Our proposal will determine the most important variables that explain spatial and temporal variance of near road traffic-related pollutant concentrations: We will explore the relative influence of traffic activity, the built environment (roadways and other built structures), and environmental (e.g. temperature, wind and background concentrations) factors on multi-pollutant transport, differential evolution and how all of these influence human exposure. We will also demonstrate novel surrogates of near-road traffic-related pollution: We will develop data and modeling approaches to quantify exposure concentrations of multiple pollutants emitted from vehicles or formed as secondary pollutants in the near-roadway microenvironment: fine particulate matter (PM), ultrafine particles (UPF), semi-volatile organic compounds (SVOCs), nitrogen dioxide, and carbon monoxide. The role of individual pollutants and mixtures of pollutants, and whether some pollutants are good surrogates for others, will be assessed. We will improve inputs for exposure models for traffic-related health: We will explore the implications of our measurement findings by applying them in spatial and temporal analysis of the relationship between human exposure (or surrogates for human exposure) and adverse effects, including evaluation of mixtures of pollutants and other proxies for exposure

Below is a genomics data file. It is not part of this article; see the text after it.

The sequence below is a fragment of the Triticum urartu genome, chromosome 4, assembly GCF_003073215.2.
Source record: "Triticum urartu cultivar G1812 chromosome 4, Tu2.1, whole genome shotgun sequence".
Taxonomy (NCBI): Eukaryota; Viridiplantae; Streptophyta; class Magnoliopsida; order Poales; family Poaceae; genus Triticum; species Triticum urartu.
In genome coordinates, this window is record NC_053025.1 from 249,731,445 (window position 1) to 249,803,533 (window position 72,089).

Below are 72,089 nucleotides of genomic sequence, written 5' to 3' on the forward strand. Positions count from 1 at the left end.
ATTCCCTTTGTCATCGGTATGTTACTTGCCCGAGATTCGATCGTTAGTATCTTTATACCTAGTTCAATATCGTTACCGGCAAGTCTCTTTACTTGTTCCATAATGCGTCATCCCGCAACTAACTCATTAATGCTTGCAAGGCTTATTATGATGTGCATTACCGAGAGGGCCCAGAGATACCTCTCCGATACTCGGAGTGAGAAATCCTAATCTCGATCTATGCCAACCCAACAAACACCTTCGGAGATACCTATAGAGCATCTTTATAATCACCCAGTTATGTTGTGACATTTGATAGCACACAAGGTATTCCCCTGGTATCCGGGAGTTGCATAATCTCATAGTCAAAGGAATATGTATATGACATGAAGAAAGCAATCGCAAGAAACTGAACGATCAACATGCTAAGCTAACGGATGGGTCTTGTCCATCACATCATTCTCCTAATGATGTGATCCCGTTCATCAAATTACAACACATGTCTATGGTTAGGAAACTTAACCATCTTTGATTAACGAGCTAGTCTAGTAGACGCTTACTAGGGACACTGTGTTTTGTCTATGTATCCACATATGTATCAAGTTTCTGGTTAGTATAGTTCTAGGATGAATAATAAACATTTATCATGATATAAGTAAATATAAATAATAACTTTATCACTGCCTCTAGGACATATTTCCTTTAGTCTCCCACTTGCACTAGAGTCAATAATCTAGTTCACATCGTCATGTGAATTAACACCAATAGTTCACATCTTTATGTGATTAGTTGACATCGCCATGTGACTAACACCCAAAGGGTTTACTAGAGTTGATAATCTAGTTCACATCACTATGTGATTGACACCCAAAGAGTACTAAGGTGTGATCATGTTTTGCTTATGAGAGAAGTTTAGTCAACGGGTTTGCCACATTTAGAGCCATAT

Date: 01/01/12 - 6/30/17
Amount: $797,296.00
Funding Agencies: US Dept. of Transportation (DOT)

Dr. Earl Downey Brill, Jr. will serve as the representative of North Carolina State University to the Southeastern Transportation Research, Innovation, Development and Education (STRIDE) consortium. Dr. Brill is expected to spend about 8 hours per month participating in the consortium?s teleconferences, as well as in coordinating with faculty and staff at North Carolina State University.